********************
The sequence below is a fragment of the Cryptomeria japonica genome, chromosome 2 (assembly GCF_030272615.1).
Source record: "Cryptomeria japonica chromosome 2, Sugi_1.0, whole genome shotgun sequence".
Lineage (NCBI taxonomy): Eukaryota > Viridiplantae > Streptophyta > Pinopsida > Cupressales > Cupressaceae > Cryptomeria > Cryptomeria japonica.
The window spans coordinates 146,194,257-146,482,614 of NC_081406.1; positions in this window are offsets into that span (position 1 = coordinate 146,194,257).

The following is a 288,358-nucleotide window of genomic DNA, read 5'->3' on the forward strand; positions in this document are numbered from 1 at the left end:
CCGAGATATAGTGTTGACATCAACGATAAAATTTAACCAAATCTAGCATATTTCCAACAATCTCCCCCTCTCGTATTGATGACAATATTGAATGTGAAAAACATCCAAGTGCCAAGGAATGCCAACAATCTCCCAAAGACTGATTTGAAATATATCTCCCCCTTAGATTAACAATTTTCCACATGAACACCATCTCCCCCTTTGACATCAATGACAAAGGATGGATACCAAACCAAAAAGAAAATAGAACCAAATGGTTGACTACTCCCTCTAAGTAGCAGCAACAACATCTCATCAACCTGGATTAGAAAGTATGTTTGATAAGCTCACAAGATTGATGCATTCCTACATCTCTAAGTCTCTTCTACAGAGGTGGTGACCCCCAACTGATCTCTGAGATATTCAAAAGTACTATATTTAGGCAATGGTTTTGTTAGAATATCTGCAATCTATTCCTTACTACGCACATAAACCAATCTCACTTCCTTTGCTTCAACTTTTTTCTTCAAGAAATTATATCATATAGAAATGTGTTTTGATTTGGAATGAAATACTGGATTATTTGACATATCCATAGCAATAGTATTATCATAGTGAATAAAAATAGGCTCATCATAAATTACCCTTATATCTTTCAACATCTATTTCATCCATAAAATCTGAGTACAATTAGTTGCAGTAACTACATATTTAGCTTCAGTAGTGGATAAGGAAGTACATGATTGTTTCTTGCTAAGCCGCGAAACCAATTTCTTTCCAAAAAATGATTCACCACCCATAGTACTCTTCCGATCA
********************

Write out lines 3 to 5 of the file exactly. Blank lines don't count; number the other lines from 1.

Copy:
Lineage (NCBI taxonomy): Eukaryota > Viridiplantae > Streptophyta > Pinopsida > Cupressales > Cupressaceae > Cryptomeria > Cryptomeria japonica.
The window spans coordinates 146,194,257-146,482,614 of NC_081406.1; positions in this window are offsets into that span (position 1 = coordinate 146,194,257).

The following is a 288,358-nucleotide window of genomic DNA, read 5'->3' on the forward strand; positions in this document are numbered from 1 at the left end: